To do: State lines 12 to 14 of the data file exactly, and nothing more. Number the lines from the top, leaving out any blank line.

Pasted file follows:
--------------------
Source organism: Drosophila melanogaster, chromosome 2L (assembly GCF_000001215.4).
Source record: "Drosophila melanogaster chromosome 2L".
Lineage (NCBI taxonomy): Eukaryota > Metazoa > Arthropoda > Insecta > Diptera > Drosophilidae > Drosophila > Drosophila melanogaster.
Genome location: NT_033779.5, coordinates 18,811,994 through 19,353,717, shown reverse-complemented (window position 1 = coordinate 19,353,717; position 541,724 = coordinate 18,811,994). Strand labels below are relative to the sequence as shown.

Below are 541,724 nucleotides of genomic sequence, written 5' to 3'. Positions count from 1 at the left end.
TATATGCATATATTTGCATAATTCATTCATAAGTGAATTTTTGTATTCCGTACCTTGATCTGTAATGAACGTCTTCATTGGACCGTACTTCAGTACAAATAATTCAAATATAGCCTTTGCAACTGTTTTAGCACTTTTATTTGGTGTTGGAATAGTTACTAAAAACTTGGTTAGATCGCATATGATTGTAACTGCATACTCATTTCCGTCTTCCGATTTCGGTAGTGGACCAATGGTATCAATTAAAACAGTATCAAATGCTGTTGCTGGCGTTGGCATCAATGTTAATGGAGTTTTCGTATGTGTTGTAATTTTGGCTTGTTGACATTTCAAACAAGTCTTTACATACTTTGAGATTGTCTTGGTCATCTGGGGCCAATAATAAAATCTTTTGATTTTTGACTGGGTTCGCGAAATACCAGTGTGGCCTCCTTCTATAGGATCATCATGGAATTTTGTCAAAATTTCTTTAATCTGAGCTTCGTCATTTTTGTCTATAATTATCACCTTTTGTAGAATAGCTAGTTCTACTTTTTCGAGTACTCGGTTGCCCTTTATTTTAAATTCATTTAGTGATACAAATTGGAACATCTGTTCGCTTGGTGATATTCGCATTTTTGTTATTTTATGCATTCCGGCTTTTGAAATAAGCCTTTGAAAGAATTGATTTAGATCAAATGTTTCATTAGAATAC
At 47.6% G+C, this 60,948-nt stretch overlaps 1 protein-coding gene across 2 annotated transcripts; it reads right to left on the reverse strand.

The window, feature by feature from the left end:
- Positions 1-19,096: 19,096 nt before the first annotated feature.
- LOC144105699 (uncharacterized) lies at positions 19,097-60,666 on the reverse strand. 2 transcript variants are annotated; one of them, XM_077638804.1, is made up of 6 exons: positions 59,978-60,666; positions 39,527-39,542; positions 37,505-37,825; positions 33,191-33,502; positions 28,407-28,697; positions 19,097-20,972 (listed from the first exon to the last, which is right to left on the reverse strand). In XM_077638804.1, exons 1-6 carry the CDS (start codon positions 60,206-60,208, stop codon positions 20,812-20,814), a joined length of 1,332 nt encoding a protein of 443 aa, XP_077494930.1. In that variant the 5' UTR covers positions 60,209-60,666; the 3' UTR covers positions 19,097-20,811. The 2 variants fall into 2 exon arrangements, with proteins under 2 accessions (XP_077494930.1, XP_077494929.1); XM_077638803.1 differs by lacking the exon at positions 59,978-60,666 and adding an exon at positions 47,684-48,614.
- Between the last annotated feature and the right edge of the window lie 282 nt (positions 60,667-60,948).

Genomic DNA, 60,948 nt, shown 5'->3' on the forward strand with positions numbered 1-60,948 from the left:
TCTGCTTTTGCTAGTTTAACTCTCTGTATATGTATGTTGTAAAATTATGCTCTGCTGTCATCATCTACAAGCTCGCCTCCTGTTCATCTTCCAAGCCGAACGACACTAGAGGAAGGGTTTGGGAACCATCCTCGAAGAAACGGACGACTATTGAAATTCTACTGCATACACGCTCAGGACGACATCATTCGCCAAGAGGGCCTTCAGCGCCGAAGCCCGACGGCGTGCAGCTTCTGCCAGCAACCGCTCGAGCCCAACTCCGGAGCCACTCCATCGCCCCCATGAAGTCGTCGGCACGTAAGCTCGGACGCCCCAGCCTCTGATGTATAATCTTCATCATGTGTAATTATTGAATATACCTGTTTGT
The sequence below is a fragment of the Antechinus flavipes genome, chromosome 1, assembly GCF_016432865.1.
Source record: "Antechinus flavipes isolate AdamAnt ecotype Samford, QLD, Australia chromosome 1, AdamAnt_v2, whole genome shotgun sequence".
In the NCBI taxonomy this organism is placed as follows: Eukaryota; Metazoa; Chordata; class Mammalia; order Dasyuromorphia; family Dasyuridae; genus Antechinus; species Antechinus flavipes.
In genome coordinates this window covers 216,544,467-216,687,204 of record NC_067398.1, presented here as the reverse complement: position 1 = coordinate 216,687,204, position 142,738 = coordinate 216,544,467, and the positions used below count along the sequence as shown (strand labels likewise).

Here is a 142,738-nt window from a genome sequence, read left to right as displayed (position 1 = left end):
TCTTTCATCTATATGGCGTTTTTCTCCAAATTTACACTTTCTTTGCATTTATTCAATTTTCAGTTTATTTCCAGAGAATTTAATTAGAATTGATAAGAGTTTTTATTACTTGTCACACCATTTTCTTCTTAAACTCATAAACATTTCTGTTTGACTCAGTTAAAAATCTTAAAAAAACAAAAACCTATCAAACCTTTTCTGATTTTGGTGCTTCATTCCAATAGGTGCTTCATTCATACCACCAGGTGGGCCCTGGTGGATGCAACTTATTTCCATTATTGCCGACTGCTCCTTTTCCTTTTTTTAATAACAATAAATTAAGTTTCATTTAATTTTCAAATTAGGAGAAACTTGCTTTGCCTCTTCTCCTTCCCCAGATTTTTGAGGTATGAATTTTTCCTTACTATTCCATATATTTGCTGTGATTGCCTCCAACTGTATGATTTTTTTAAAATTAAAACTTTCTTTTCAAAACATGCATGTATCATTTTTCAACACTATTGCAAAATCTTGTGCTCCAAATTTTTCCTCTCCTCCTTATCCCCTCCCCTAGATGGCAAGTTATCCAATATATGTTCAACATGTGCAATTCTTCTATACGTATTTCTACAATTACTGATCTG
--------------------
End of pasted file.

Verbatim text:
Genomic DNA, 60,948 nt, shown 5'->3' on the forward strand with positions numbered 1-60,948 from the left:
TCTGCTTTTGCTAGTTTAACTCTCTGTATATGTATGTTGTAAAATTATGCTCTGCTGTCATCATCTACAAGCTCGCCTCCTGTTCATCTTCCAAGCCGAACGACACTAGAGGAAGGGTTTGGGAACCATCCTCGAAGAAACGGACGACTATTGAAATTCTACTGCATACACGCTCAGGACGACATCATTCGCCAAGAGGGCCTTCAGCGCCGAAGCCCGACGGCGTGCAGCTTCTGCCAGCAACCGCTCGAGCCCAACTCCGGAGCCACTCCATCGCCCCCATGAAGTCGTCGGCACGTAAGCTCGGACGCCCCAGCCTCTGATGTATAATCTTCATCATGTGTAATTATTGAATATACCTGTTTGT
The sequence below is a fragment of the Antechinus flavipes genome, chromosome 1, assembly GCF_016432865.1.